Apple updated Safari for Mac and Windows on Tuesday and controversially began pushing the browser to Windows users - whether it was previously installed or not - through the Apple Software Update, a practice Mozilla CEO John Lilly said is just "wrong."
"It undermines the trust relationship great companies have with their customers, and that's bad - not just for Apple, but for the security of the whole web," said Lilly in a post on his blog.
The Apple Software Update application is installed on Windows PCs when iTunes and QuickTime are installed. With so many people owning an iPod and installing iTunes, there are quite a few people Apple could potentially reach using the updater.
Lilly doesn't have a problem with Apple using its software update utility to keep its users up-to-date with iTunes and QuickTime, or any other Apple software they may have installed. The problem for Lilly is that even if you don't have Safari installed, Apple pushes the update to users and checks the "install" box by default.
"By and large, all software makers are trying to get users to trust us on updates, and so the likely behaviour here is for users to just click 'Install 2 items,' which means that they've now installed a completely new piece of software, quite possibly completely unintentionally," said Lilly.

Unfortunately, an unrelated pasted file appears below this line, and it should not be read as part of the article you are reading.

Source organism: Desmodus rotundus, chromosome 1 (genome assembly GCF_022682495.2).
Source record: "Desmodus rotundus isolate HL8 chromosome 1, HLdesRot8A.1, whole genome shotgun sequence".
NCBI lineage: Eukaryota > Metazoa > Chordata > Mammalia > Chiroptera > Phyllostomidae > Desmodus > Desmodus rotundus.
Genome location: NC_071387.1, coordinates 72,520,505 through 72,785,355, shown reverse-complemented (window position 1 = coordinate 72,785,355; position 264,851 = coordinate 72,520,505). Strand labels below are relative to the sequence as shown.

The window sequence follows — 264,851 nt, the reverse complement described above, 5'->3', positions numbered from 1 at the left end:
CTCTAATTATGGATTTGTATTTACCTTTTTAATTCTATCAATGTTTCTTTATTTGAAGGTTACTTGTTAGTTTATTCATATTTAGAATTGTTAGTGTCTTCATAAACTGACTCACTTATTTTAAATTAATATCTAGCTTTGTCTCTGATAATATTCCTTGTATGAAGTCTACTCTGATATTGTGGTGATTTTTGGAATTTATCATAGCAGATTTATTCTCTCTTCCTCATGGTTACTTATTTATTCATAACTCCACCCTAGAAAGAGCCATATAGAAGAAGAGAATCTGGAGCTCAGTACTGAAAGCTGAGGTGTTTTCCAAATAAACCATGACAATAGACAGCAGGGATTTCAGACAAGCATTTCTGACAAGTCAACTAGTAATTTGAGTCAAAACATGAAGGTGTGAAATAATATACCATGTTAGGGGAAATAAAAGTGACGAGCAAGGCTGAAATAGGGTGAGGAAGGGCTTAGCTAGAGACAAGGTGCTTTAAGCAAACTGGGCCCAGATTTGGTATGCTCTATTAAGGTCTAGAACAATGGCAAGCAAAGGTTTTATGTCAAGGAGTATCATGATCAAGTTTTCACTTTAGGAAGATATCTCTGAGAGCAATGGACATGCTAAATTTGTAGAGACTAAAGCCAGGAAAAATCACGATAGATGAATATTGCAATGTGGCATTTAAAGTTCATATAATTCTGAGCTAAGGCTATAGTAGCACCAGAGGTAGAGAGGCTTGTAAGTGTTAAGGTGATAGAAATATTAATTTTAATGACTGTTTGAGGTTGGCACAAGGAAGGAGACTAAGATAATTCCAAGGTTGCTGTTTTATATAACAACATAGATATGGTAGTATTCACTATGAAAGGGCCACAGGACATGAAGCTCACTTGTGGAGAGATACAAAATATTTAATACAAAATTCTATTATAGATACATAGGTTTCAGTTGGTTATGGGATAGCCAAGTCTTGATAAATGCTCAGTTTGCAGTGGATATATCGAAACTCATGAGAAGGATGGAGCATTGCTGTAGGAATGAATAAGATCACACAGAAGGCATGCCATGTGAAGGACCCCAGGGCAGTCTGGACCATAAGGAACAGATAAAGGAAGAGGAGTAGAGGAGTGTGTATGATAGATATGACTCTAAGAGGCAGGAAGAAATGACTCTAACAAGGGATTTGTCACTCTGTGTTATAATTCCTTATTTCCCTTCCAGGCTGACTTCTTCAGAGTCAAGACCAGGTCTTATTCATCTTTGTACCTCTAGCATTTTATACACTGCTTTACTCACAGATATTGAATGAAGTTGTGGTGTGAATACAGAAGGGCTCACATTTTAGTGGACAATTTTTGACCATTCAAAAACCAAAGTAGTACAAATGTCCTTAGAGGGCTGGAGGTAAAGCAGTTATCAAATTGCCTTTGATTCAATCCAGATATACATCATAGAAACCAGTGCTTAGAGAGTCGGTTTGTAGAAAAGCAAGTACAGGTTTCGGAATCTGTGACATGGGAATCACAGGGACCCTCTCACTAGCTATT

Lilly's concerns go much deeper than offering a new piece of software that users didn't ask for, he is concerned about the trust relationship that company's build with their customers and the security of users on the web.
"Apple has made it incredibly easy - the default, even - for users to install ride along software that they didn't ask for, and maybe didn't want," said Lilly. "This is wrong, and borders on malware distribution practices."
Lilly said the practice Apple took with the Safari update "ultimately undermines the safety of users on the web by eroding that relationship. It's a bad practice and should stop."